Ramblings of Daniel Graziotin




iProtal is a free, opensource automatic tool for adjusting Metal and Progressive Rock / Metal genre of iTunes songs.
It scans an iTunes Library of songs, or the currently highlighted / selected songs in iTunes, and automatically fetches the genre
for all the artists.

At the end of this page you can find some screenshots

Currently, it fetches the genre from:

At the current state the program only works in Terminal mode, so everything is displayed as scary text. The author is not planning to write a graphical user interface now, but welcomes anybody who offers to write one.

The latest version is available here [zip archive].
The official GitHub page is: https://github.com/dgraziotin/iProtal


  1. Install py-appscript
    First, install py-appscript as it is required. From the terminal, run 

    sudo easy_install appscript

    Other ways to install it are available on the official website

  2. Run the program’s main.py. If you are not confident with the terminal, an easy way is to open the “Terminal” application of Mac OS X, type “python ” without the double quotes (followed by a space, as you see), drag the file src/main.py in the terminal and hit enter.
    Run iProtal 1
    Run iProtal 2

For any selected iTunes song (or the whole iTunes Library), the program fetches
the genre from the fetchers in the order listed above. The possible cases are:

  1. No genre is found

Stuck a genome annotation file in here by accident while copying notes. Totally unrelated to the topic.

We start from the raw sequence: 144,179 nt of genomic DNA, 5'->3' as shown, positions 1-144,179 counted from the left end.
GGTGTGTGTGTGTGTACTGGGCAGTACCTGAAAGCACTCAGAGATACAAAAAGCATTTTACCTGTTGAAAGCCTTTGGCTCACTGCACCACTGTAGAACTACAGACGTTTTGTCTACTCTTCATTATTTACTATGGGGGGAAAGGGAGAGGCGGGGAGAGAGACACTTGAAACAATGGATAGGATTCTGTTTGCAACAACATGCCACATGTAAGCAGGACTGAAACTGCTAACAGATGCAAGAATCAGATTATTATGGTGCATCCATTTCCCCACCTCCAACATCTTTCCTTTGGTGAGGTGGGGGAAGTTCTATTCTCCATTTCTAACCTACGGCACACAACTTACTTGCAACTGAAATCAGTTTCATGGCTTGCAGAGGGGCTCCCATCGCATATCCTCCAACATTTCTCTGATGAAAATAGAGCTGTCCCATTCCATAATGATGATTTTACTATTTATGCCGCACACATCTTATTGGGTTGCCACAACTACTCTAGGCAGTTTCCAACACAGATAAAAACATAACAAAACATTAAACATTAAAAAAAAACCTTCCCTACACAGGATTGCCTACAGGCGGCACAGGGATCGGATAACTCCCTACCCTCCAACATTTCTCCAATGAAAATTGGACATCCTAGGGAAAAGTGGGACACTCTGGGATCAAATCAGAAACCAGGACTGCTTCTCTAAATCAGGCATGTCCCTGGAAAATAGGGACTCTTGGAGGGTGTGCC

The tracks for which no genre could be found are stored in memory and displayed
    before exiting the program. 

    iProtal No Genre Found
  2. A Genre is found
    The tracks genre is automatically updated without user interaction. 

    iProtal update iTunes genre
  3. More genres are found
    This happens with Enciclopaedia Metallum when more artists are found under the
    same name. The program delays the processing of the related songs and continues
    with the next group. Before exiting, iProtal asks the user which genre is more
    suitable for the tracks. 

    iProtal Multiple Genres found

The program won’t work:

  1. In case of bugs
    Please drop a mail to d AT danielgraziotin DOT it, describing what
    happened, including the program output. The author will fix the bugs
  2. The Artist name is not the same as the one stored in the remote fetchers
    Please try to use official names when naming Artists in iTunes. “F4tesWarn1ng”
    is not the same as “Fates Warning”. The program does not care about upper cases.

Send a mail to d AT danielgraziotin DOT it and suggest a new source for getting
genres. The author will be happy to add it in his very scarce free time.

Send a mail to d AT danielgraziotin DOT it.

Ramblings of Daniel Graziotin

About Author


Dr. Daniel Graziotin received his PhD in computer science, software engineering at the Free University of Bozen-Bolzano, Italy. His research interests include human aspects in empirical software engineering with psychological measurements, Web engineering, and open science. He researches, publishes, and reviews for venues in software engineering, human-computer interaction, and psychology. Daniel is the founder of the psychoempirical software engineering discipline and guidelines. He is associate editor at the Journal of Open Research Software, academic editor at the Research Ideas and Outcomes (RIO) journal, and academic editor at the Open Communications in Computer Science journal. He is the local coordinator of the Italian Open science local group for the Open Knowledge Foundation. He is a member of ACM, SIGSOFT, and IEEE.